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White House Names Gregory Touhill as First Federal CISO

The White House today announced that Brigadier General (retired) Gregory J. Touhill has been named the first Federal Chief Information Security Officer (CISO).

The White House today announced that Brigadier General (retired) Gregory J. Touhill has been named the first Federal Chief Information Security Officer (CISO).

Back in February, President Barack Obama unveiled a cybersecurity “national action plan” (CNAP) which called for an overhaul of aging government networks and a high-level commission to boost security awareness. As part of the plan, the White House said it would hire a federal CISO to direct cybersecurity across the federal government.

In a blog post, U.S. CIO Tony Scott and Cybersecurity Coordinator J. Michael Daniel said Touhill will “leverage his considerable experience in managing a range of complex and diverse technical solutions at scale with his strong knowledge of both civilian and military best practices, capabilities, and human capital training, development and retention strategies.”  

White House “Greg will lead a strong team within OMB who have been at the forefront of driving policy and implementation of leading cyber practices across federal agencies, and is the team that conducts periodic cyberstat reviews with federal agencies to insure that implementation plans are effective and achieve the desired outcomes,” Scott and Daniel added.

General Touhill is currently the Deputy Assistant Secretary for Cybersecurity and Communications in the Office of Cybersecurity and Communications (CS&C) at the Department of Homeland Security (DHS).

In addition to the naming Touhill as the first Federal CISO, the White House announced that Grant Schneider has been named as the Acting Deputy CISO. Schneider currently serves as the Director for Cybersecurity Policy on the National Security Council staff at the White House.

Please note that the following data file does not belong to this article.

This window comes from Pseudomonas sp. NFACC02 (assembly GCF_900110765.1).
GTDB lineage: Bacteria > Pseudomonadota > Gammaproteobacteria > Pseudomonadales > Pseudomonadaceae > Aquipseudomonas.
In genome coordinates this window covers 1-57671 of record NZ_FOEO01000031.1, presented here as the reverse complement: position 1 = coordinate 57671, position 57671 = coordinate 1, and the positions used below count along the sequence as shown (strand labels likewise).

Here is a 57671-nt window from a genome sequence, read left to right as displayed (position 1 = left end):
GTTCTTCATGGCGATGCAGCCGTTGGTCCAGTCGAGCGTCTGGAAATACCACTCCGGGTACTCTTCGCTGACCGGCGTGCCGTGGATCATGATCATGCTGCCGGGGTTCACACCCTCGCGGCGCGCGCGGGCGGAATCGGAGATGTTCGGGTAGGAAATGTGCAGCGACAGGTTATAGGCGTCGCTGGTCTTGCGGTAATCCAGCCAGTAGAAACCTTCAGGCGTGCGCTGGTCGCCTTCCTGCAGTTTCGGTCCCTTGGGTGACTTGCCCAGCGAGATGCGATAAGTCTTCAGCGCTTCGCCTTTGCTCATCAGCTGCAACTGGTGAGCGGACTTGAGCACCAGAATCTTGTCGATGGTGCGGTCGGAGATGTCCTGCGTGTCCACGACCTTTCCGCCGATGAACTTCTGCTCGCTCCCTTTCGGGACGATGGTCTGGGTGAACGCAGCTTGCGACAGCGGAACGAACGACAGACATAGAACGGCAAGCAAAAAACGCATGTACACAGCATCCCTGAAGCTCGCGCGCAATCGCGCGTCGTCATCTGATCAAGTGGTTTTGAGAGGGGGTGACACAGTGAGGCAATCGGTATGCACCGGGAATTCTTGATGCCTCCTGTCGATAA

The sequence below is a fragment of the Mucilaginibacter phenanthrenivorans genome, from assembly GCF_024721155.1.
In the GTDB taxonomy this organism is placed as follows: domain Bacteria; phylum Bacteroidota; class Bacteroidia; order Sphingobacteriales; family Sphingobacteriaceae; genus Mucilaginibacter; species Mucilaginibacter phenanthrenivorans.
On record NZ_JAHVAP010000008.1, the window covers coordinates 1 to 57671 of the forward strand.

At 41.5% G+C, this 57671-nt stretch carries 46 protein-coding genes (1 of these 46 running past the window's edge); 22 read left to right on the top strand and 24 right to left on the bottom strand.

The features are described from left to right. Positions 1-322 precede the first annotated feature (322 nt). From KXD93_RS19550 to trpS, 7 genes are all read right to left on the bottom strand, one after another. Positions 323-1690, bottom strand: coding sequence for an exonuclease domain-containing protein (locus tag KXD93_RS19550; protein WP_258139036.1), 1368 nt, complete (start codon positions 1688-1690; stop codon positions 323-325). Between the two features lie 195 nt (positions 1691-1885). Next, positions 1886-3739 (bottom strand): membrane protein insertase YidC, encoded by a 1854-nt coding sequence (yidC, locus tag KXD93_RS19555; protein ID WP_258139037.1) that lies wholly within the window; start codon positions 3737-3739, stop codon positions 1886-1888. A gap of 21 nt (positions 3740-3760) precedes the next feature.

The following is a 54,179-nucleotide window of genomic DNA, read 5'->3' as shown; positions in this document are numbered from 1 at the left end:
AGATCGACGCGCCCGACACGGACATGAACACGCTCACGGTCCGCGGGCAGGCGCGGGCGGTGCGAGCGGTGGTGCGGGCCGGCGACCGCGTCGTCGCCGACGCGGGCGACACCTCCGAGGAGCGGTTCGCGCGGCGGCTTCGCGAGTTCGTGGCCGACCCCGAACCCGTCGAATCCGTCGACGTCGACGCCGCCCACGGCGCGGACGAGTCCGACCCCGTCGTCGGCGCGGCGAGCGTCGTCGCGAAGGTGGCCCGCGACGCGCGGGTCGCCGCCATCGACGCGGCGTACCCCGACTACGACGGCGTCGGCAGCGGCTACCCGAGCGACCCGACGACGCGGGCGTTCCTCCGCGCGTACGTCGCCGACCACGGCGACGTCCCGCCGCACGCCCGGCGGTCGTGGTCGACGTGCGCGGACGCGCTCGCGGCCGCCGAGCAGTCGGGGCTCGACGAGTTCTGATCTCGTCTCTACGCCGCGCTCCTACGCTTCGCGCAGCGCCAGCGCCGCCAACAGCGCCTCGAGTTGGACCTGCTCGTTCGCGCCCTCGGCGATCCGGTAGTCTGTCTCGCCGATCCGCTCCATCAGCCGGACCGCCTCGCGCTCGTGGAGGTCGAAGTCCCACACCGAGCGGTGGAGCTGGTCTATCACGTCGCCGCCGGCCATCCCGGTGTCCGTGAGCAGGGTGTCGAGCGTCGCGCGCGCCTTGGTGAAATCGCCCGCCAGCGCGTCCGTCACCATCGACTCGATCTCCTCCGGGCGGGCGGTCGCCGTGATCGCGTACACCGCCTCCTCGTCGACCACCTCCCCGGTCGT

“Building on the Cybersecurity Workforce Strategy to identify, recruit, and retain top talent, the CISO will play a central role in helping to ensure the right set of policies, strategies, and practices are adopted across agencies and keeping the Federal Government at the leading edge of 21st century cybersecurity,” the blog post continued.

Earlier this week a report published by the U.S. House of Representatives Committee on Oversight and Government Reform said the data breaches disclosed by the Office of Personnel Management (OPM) last year were a result of culture and leadership failures, and should not be blamed on technology.

“Today’s most advanced cyber threats can no longer be detected by technology alone – experienced, talented cyber threat hunters are now a requirement,” Ryan Shaw, Chief Operating Officer at Raytheon Foreground Security, told SecurityWeek. “The OPM breach, as detailed in the recent Congressional report, is a case in point. The U.S. government has a lot at stake when it comes to protecting data. It’s not a matter of if, but when an attack will strike. Government organizations cannot afford to sit and wait for tool generated alerts; instead, they must proactively hunt for sophisticated and damaging cyberattacks.”

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Written By

For more than 10 years, Mike Lennon has been closely monitoring the threat landscape and analyzing trends in the National Security and enterprise cybersecurity space. In his role at SecurityWeek, he oversees the editorial direction of the publication and is the Director of several leading security industry conferences around the world.

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